In the hallowed ranks of New Orleans “piano professors,” Jon Cleary is on the
Since his childhood, Cleary was in the presence of great New Orleans music because of his uncle and musical parents, even though he is an Englishman, born in Kent in 1962. Pianos would need more keys if each of Cleary’s accolades were on them. Jon Cleary performs with and has written for a number of music luminaries, including Bonnie Raitt, Taj Mahal, B.B. King, Ryan Adams and Eric Burdon. His Bywater home is suitable as a place to write, play and watch the St. Patrick’s Day “parade” commence from his balcony with Guinness in hand. These are the same hands that slap, tickle and pound various pianos in various clubs and at many festivals, including Jazz Fest in New Orleans and BluesFest in London this year. Cleary plays on his own and with his two bands, The Absolute Monster Gentlemen and the Philthy Phew. The self-effacing Cleary moved to New Orleans in 1981 and later found himself taking the Monday night spot of his childhood idol, Professor Longhair, at Tipitina’s. His funk and R&B style have propelled him and his fame through the decades. He was kind and spent some time with NOL recently.
Why did you come to New Orleans from England?
I was about 17 and had just left school and my ambition was to come to New Orleans and see Professor Longhair. Then I was on a bus one morning and I opened up the music paper and it said that Professor Longhair had died last week. My heart was shattered. Then in the ’80s, I got his old gig on Monday nights at Tipitina’s and I got James Booker’s old gig at the Maple Leaf on Tuesday nights. I felt like I was not worthy. I think by default I got these gigs. In that time, this New Orleans piano tradition was almost in danger of dying out really. Dr. John was in New York, Booker had died and Allen Toussaint didn’t really do that many gigs at that time. Harry Connick was coming up at that time and wasn’t playing around town that much, so I got gigs by default. I was well-grounded in New Orleans R&B from my uncle who had lived here and brought us 45s of New Orleans music back in England.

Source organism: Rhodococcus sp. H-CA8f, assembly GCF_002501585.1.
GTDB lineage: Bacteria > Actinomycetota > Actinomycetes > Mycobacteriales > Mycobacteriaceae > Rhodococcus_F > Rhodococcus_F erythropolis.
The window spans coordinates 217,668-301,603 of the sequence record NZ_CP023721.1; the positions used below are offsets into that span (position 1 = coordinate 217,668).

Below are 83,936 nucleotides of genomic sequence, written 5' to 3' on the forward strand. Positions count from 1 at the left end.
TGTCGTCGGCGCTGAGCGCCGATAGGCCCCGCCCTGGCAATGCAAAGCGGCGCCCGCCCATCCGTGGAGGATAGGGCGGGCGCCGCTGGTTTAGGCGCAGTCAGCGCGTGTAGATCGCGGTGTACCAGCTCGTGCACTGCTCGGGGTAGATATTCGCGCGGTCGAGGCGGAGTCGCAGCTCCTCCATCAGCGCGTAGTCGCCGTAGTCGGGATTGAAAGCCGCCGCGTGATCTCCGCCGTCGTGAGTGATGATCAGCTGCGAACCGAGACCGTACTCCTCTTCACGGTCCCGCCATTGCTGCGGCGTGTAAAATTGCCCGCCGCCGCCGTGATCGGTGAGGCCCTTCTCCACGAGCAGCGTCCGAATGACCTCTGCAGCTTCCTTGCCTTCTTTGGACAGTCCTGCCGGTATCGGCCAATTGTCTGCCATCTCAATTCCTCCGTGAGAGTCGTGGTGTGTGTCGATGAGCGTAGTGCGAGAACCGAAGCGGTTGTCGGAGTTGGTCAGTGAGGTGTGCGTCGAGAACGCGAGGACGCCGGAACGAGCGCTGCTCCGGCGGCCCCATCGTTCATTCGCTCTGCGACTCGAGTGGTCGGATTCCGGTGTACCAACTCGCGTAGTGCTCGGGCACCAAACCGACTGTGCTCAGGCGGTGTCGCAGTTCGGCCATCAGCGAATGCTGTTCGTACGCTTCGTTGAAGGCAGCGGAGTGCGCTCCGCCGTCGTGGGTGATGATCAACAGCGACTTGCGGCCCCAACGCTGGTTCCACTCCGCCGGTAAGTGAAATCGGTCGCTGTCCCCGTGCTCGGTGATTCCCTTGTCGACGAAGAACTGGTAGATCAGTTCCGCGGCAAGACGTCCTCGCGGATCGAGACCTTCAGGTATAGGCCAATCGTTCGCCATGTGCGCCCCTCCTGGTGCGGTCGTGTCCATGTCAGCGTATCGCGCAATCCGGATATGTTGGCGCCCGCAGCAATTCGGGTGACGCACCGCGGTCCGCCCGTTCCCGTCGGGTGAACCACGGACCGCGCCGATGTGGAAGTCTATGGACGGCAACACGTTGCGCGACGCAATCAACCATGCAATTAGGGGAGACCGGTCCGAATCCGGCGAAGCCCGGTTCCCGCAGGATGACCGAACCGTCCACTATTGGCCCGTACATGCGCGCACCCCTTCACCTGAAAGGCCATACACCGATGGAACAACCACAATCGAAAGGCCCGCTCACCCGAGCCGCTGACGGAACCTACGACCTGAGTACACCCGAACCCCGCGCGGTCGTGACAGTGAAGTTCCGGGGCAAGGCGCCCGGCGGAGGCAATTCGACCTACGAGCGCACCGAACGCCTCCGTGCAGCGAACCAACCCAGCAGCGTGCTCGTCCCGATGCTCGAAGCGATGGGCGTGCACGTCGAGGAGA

As a New Orleans music historian, is the rumor true that Elvis got his sound from Professor Longhair?
I have never heard that before. I have heard a lot of each of their records and I don’t see any real link other than the fact that it was the ’50s and it was New Orleans R&B and was popular in all of its various forms.
Do you prefer playing in clubs or arenas?
There are good and bad clubs and good and bad arena gigs and everything in between. It depends on the night and the audience and the instrument that you’re playing and how good or bad you’re performing that night or how the audience is responding. I have had great club gigs and ones that are a struggle. I have played arena gigs with Bonnie Raitt where you have this adoring audience and you have a nice solo and you realize that there are 6,000 people out there that just really dug it and you get a nice big round of applause. Generally speaking, an intimate club atmosphere is where you get the best, most intimate kind of feedback and we’re lucky as musicians, versus others that work in various areas of the arts, whether it be writers or painters, we get instant gratification for it. The round of applause is immediate and you don’t have to wait around for the glowing reviews like a writer does. It’s like the alternator in a car engine where you need that constant input of energy from an audience to allow you to keep putting a lot of energy out as a performer.